In order to use MemcacheD you’ll also need to add a MemcacheD client to your Python environment. I generally use python-memcached as it’s easier to install (especially in cross-platform scenarios), but libmc and pylibmc both have some advantages in performance-critical and large-scale scenarios, being slightly faster as well as supporting consistent hashing.

If you’re on Google AppEngine, a suitable client is already provided to you and there is no reason to add your own.

SimpleCache back to top

Set the value of CACHE_THRESHOLD to limit the number of items that can be kept in the cache. As noted above, there is no way to limit the size directly, so if you have a specific allocation limit in mind, try to figure out what the average size of a page is (in bytes), and divide your allocation limit by that. That is the value you should use.

FileSystemCache back to top

Similarly to SimpleCache, this uses CACHE_THRESHOLD to limit the number of items in the cache, rather than the total storage size. Since filesystem space is usually much more plentiful than RAM, there’s no reason to be particularly miserly with this. Unless you start to run out of storage space, anyway

You should also make sure that the CACHE_DIR is set to a directory that you have write access to, and you should set CACHE_OPTIONS to {'mode': 0o600} (the default).

  1. The amount by which it does decrease the hit rate does depend a lot; different cache expiry algorithms will have different effects. For example, an LRU (least-recently-used) algorithm will preferentially keep things that have been used more recently, whereas other algorithms such as FIFO (first-in first-out) or random removal will have different effects. These algorithms in turn each have different tradeoffs and discussing those tradeoffs is way outside of the scope of this article.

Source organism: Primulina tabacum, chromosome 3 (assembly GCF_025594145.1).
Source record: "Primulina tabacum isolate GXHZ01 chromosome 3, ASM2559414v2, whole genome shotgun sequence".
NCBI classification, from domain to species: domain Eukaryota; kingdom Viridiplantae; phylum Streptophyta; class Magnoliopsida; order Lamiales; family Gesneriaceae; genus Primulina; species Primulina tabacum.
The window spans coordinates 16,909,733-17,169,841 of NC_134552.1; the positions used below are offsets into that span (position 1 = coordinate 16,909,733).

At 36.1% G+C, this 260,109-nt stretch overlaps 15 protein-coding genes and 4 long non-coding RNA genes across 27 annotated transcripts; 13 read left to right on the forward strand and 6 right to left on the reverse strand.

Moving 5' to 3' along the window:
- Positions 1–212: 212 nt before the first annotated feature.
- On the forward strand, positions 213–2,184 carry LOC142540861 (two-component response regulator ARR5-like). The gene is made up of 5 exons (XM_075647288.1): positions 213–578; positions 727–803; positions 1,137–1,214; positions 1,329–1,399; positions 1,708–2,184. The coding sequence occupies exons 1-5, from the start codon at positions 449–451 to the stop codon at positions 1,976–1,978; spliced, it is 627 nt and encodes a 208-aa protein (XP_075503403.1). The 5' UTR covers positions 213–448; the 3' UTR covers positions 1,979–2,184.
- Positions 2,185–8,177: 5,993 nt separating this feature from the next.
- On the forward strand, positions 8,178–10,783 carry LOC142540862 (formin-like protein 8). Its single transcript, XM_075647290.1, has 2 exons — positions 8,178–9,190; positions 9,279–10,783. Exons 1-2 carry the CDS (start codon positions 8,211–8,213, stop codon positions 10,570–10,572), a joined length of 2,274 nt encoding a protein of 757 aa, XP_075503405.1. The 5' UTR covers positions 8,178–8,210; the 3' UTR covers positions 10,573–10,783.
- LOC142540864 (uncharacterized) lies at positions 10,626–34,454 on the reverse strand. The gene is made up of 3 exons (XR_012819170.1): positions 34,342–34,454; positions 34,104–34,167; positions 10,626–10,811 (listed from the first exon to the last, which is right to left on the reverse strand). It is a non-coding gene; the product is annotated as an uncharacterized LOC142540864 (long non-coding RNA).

2. At present (as of v0.5.14), Publ just uses the last update time of any piece of content as a global freshness indicator; if any piece of content changes, it effectively discards the entire cache. In the future, Publ may also keep track of which specific pieces of content went into a rendition and only discard pages which include those specific content elements. 

  3. I personally have no idea why you’d want to do this; entry.last_modified is more appropriate for any use case I can think of. 

  4. If you’re hosting on uWSGI, that also provides a caching mechanism, but as far as I can tell it is largely equivalent to SimpleCache. However, depending on your hosting provider they may be able to configure something useful for you anyway, although they’re much more likely to provide MemcacheD or Redis which are vastly preferable.